Tuesday, November 25, 2008

The World's Best Hot Buttered Rum Recipe

So Thanksgiving is right around the corner. Here in the Mayhew household, Thanksgiving is the high holy day of my year. Its my chance to take care of loved ones, celebrate the year and reflect on those who aren't joining us at the table this year. I have lost a lot of people in my life, more than I'll ever care to share on a blog, and sometimes I think that I live with the constant expectation that I won't see the next Thanksgiving. So for me, its always important to have a huge Thanksgiving feast. If its going to be my last, it better be the best too. So every year gets larger and more elaborate, but certain things always happen at my Thanksgiving. First, I always do the cooking. Sure, people might bring a side dish or a dessert, but rest assured, no one needs to bring anything because there will be leftovers for weeks when I am done.

This year, there is a definite chill in the November air here in Oregon, much more pronouncedly so than last year, I'm still going to barbecue my turkey but I'll need a little something to warm me up when I step back inside from my hourly checks on the bird. This year, I'm offering guests a Stone Fence (Buffalo Trace Bourbon, 2 dashes Angostura bitters and Apple Cider) as my cold drink and I'll offer up Hot Buttered Rum for those that need to take the chill off of their bones. Now, Hot Buttered Rum isn't the hardest drink to make in the world, and neither is the batter. That said, most of the Hot Buttered Rums I have tasted are downright nasty, and most batters just don't quite get it right. I'm going to offer a few easy do's and don'ts for making an enjoyable Hot Buttered Rum.


- Use a quality rum. I like one with some age on it. I'll be using Bacardi 8 this Thanksgiving, I don't think there is a better rum for a Hot Buttered Rum.


- Use cheap rum. Cheap rum is going to taste even cheaper when you warm it up. You can't hide poor quality ingredients in this drink.


- Make your own rum batter. It isn't hard, takes less than 10 minutes and you'll be amazed at the difference in quality.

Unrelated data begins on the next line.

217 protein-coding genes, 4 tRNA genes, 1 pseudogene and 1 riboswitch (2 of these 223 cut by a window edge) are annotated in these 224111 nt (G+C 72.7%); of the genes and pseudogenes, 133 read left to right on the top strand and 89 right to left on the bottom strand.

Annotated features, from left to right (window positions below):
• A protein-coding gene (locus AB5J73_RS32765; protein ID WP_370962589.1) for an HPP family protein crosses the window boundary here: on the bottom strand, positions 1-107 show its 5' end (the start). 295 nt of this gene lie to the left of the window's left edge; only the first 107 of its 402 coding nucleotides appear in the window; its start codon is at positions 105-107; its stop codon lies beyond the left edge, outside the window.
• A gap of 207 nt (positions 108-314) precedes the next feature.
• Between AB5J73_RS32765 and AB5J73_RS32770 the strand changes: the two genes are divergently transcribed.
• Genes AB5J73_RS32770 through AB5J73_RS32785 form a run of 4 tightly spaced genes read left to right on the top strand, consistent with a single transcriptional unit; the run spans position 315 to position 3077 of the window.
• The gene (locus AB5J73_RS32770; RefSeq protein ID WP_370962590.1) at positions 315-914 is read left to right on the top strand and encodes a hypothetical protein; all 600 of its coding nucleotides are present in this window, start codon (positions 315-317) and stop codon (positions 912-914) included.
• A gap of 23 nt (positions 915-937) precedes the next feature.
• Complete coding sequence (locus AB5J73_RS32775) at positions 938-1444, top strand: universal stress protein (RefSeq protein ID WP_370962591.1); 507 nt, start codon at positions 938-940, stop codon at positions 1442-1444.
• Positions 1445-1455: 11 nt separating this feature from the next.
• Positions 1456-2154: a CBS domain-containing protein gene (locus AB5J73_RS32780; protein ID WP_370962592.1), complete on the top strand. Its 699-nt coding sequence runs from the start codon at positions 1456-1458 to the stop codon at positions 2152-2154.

- Buy commercial buttered rum batter. Yuck. I have yet to try one that doesn't taste like chemicals and stabilizers.

So lets get down to the recipe shall we? I like to leave a stick of butter out for about an hour to soften it up to make this a really easy preparation.

Hot Buttered Rum Batter
1 stick butter, room temp
¾ c brown sugar
¼ cup agave nectar
½ tsp cinnamon
pinch salt
1/8 tsp nutmeg
1/8 tsp allspice
1/8 tsp clove

To make a hot buttered rum, simply slice a good dollop off of the batter, add to a mug with 2 oz Bacardi 8 rum, fill with hot water, stir to incorporate, and enjoy.

Here is wishing all of you the best this Thanksgiving.


Friday, November 14, 2008

Weekend Update

Tonight you won't find me at 50 Plates or behind the bar anywhere else. Nor will you see me pouring beers and shaking cocktails on Saturday. Instead, I'm taking a long overdue vacation to Palm Springs. I won't be blogging while I'm gone, and, to be honest, I probably won't even be checking emails or answering my phone. I'm going to sit on the edge of the Salton Sea, do a little fishing and just relax for a while. Perhaps a good hike or two at Joshua Tree will do me some good as well.

I posted a picture of Isaac from the Love Boat because he is my favorite fictional bartender of all time. I actually read a pretty funny top 10 list of fictional bartenders that you can read here. I think Isaac deserved more than honorable mention, but thats just my opinion. Check it out and let me know what you think.

Sunday, I'm driving over to Temecula to do some wine tasting with my friends Jason and Grace. I'm particularly fond of Hart and Thornton, and I'm always pleasantly surprised by the quality of the wine in Temecula.

I just had some punch recipes published in this weeks edition of the Portland Mercury. You can check them out here.

Its also looking like I might get a chance to collaborate again with one of my favorite Portland chefs. I don't want to let the cat out of the bag, but this should be very very cool.

Lastly, I've agreed to facilitate a couple of cocktail classes as items for upcoming Holiday Charity auctions for a couple of worthy charities. If you are interested in either me donating some more of my time for a good cause that you might be aware of or if you are interested in bidding or which charities I'm supporting, shoot me an email and I'll be happy to share all of the pertinent details.

I'm rolling out of the office right now and going home to pack. I'm turning off the old cell phone, taking my watch off and heading for vacation. No deadlines, no conference calls, no crazy calls in the middle of the night. See you all when I get back.

Wednesday, November 12, 2008

Book Review- Mr. Boston: Official Bartenders Guide